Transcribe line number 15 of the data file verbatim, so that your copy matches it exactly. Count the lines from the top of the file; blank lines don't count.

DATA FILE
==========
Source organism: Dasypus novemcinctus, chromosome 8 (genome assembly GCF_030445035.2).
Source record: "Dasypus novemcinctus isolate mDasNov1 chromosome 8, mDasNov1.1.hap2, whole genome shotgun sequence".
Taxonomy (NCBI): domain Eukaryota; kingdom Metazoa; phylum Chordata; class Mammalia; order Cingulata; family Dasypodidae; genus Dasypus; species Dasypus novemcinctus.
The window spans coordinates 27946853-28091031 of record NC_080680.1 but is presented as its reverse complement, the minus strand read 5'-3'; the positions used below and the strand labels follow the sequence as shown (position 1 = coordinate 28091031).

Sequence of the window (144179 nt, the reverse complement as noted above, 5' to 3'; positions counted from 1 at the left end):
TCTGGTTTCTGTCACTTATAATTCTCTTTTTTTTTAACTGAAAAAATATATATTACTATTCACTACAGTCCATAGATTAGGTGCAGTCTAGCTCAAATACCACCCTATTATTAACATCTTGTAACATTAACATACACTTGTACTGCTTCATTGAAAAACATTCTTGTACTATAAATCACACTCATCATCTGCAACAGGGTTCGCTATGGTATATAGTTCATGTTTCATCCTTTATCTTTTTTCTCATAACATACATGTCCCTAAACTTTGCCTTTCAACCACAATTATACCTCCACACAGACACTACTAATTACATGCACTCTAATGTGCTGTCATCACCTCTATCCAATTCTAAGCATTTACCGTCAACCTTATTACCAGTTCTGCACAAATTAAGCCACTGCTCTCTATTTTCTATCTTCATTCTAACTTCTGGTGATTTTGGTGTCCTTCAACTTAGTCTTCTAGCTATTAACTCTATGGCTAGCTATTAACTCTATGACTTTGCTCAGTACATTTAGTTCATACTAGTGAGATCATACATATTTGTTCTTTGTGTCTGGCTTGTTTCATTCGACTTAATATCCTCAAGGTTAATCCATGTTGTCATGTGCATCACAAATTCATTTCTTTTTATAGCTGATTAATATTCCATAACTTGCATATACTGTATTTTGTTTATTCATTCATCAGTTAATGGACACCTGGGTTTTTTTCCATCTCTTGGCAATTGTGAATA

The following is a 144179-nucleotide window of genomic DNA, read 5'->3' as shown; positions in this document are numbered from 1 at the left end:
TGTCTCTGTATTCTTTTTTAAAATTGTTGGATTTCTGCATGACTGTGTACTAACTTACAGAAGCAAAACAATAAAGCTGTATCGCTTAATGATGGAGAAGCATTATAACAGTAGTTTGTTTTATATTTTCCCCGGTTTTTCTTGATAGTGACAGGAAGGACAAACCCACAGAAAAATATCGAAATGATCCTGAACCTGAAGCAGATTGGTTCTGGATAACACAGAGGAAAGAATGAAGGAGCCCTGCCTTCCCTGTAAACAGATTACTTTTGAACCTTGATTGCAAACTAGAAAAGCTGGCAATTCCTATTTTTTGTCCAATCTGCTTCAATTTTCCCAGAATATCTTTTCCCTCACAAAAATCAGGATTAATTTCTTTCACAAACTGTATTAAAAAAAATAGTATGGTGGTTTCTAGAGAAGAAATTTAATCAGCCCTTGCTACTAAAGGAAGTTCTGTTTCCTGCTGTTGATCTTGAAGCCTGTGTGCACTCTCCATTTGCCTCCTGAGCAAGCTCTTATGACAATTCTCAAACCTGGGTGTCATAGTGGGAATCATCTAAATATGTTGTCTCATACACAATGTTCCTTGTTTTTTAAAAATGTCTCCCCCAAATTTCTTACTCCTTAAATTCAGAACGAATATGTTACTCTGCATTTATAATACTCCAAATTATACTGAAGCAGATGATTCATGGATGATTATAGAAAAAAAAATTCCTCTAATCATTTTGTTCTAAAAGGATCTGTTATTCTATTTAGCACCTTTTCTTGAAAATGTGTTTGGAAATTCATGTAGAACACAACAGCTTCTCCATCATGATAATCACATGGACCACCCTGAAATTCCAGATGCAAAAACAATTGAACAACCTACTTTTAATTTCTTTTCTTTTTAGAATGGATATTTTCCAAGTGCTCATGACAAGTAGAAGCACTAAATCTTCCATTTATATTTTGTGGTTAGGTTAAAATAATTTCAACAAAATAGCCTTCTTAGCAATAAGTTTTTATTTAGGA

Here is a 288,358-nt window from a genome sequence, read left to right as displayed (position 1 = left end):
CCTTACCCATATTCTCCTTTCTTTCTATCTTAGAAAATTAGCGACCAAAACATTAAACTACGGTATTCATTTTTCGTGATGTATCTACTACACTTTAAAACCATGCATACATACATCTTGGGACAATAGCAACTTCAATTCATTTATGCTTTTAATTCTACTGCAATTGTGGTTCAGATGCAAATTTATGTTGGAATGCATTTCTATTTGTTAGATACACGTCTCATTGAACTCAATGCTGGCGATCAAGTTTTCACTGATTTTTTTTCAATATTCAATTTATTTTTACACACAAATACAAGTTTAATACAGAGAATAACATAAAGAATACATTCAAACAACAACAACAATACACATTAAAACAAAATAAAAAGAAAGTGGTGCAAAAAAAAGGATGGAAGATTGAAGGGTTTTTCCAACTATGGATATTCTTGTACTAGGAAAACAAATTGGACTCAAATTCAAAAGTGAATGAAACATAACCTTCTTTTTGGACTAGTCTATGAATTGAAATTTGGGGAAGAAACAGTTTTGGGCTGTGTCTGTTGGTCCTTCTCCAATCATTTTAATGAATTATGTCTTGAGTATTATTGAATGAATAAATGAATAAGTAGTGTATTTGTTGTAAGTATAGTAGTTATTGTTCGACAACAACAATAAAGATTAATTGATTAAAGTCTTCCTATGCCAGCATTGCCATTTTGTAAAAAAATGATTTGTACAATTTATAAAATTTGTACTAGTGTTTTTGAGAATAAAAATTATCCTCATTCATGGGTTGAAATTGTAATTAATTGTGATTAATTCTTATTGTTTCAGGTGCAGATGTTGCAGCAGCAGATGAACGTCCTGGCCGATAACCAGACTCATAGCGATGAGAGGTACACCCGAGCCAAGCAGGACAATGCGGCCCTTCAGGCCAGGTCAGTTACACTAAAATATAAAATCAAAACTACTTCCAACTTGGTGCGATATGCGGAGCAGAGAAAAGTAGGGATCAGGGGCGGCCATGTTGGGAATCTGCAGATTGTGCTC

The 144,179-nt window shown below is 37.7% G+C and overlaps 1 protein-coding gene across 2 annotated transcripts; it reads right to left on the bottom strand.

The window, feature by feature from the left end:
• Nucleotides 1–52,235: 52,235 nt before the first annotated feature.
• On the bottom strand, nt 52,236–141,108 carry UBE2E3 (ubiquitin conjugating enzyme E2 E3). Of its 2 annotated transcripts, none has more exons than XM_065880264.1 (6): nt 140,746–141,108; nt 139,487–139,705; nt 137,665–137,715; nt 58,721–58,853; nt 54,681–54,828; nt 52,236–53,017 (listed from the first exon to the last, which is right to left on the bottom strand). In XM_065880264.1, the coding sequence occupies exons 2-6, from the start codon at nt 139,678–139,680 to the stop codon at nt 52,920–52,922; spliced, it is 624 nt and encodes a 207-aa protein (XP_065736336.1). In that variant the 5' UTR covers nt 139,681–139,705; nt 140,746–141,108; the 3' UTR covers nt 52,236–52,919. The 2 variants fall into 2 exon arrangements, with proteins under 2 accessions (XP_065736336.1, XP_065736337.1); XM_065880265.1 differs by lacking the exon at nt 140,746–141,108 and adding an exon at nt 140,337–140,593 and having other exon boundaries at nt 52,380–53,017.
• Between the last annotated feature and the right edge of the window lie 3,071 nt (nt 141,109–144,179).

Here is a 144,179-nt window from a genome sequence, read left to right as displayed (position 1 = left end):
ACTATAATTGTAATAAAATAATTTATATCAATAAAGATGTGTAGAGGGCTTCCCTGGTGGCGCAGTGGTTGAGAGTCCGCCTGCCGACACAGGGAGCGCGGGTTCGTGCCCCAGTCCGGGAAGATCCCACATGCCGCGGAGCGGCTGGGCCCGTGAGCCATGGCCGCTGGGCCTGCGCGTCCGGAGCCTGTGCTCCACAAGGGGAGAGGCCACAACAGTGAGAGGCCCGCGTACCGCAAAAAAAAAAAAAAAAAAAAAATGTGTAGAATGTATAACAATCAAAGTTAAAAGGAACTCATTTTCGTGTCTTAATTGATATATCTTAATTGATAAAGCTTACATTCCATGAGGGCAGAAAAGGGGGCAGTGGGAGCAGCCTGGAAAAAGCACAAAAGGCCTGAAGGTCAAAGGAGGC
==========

• Between the last annotated feature and the right edge of the window lie 3,071 nt (nt 141,109–144,179).